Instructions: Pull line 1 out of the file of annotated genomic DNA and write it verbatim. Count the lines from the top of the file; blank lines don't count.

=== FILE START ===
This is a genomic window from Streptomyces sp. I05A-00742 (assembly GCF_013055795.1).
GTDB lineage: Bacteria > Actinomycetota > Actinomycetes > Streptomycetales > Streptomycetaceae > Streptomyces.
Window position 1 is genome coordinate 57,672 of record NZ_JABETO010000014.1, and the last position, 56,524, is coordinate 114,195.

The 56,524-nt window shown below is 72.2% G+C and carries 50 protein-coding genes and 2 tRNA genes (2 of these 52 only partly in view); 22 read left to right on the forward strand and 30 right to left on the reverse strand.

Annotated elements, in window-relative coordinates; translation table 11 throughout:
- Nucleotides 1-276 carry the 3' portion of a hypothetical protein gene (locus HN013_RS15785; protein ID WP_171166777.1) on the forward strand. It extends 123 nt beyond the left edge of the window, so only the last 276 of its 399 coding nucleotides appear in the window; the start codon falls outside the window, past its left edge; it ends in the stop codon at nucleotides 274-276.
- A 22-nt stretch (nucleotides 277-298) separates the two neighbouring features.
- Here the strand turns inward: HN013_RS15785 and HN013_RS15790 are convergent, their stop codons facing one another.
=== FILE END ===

This is a genomic window from Streptomyces sp. I05A-00742 (assembly GCF_013055795.1).